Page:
If you have a problem with the slice, it is almost certain that you have a problem with the path of your swing. Swinging along the incorrect path – one which moves from outside to inside through the hitting area – is almost always one of the main mistakes made by those who hit a slice. By correcting your swing path, you can quickly straighten out your ball flight, perhaps without making any other adjustments.

Of course, while that sounds easy, making this change is bound to be a bit complicated. You are comfortable with the swing you have now, even if it is now providing you with great results. To learn how to swing along a new path through the ball, try using the headcover drill, which will be described below.

As the name would indicate, you are going to need a headcover for this drill. The headcover off your driver would be perfect, as long as it is mostly soft. You are also going to be using the driver itself for this drill, as well as several practice balls, and a tee. Once you learn how to setup for this drill properly, it is a great one to add to your practice routine arsenal. Follow the steps below when completing this drill for the first time.

  • To get started, find a place to practice on the driving range where you will be able to focus. It is often a good idea to go down to the far end of the range in order to get away from the busy hitting areas. When practicing a specific part of your technique, you don't want to be too social – you want to just focus in on the task at hand. Of course, you will want the hitting area to be as flat as possible since you are swinging the driver, although this shouldn't be too difficult on most driving ranges.
  • The setup for the drill is very basic. You are going to pick out a target in the distance which is going to serve as the 'middle of the fairway' for all of these shots. It is always important to have a target in mind for your golf swings, even when practicing on the range. With a target picked out, set your club head down behind the ball in the proper orientation to aim at the target. Don't aim to the left to accommodate for your slice – the goal is to hit these shots as straight as possible. With your club head behind the ball, reach down and place the headcover on the turf. It should be positioned to the outside of the intended target line – in other words, it should be farther away from you at address than the club head. With a good swing, you will miss the headcover entirely without any problem. However, the headcover should be positioned so that a swing which attacks from outside to inside will make contact with the headcover before reaching the ball. It is this instant feedback that should help you improve your swing path.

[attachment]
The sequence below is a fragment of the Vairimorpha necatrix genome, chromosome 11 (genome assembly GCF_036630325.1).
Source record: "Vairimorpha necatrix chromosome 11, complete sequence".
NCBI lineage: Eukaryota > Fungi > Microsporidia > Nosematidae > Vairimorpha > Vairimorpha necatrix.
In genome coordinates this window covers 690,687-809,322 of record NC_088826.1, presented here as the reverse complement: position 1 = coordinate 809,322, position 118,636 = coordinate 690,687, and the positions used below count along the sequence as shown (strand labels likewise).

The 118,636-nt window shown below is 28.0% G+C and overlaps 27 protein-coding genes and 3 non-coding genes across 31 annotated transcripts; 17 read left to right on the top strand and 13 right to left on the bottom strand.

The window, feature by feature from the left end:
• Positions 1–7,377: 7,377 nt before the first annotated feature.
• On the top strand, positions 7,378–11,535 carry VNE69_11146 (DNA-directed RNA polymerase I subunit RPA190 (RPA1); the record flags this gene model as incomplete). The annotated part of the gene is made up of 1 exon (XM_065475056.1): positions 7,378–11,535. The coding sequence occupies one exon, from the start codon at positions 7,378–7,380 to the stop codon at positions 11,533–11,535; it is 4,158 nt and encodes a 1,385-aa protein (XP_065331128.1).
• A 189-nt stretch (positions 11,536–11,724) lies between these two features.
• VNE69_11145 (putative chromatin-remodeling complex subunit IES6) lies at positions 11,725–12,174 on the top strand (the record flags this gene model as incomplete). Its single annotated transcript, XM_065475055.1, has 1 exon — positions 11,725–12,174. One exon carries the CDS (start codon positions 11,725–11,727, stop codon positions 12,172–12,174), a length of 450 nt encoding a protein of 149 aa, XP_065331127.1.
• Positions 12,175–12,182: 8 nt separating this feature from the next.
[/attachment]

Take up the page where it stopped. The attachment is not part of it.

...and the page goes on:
• With everything set, go ahead and hit a few shots. At first, don't be surprised if you clip the headcover on the way by. You are used to swinging from outside to inside, and it is going to take a bit of time before you can change that pattern. Stick with it, and do your best to make swings that come from the proper angle to avoid the headcover completely.

If you are struggling to make a swing which will allow you to avoid the headcover, focus on making a better turn away from the ball. Turn your left shoulder all the way under your chin, keep your hands quiet at the start of the swing, and make sure to stay nicely balanced. Without a good shoulder turn, it will be incredibly difficult to attack from the inside as intended. It takes time to complete a full shoulder turn, so don't be in a rush to get the backswing over with. Allow yourself to take the time necessary, and only change directions when you are sure the club is in the right position at the top of the swing.

The headcover drill is one of the best ways to get rid of your slice. You don't have to wonder if you are on the right track when using this drill, because you will get instant feedback if something goes wrong. As long as your problems with the slice persist, you should think about making this drill a regular part of your routine. In fact, it is a good drill to keep in your arsenal even after you have eliminated the slice, just to make sure those old habits don't creep back into play.

The Brushback Drill

The Brushback Drill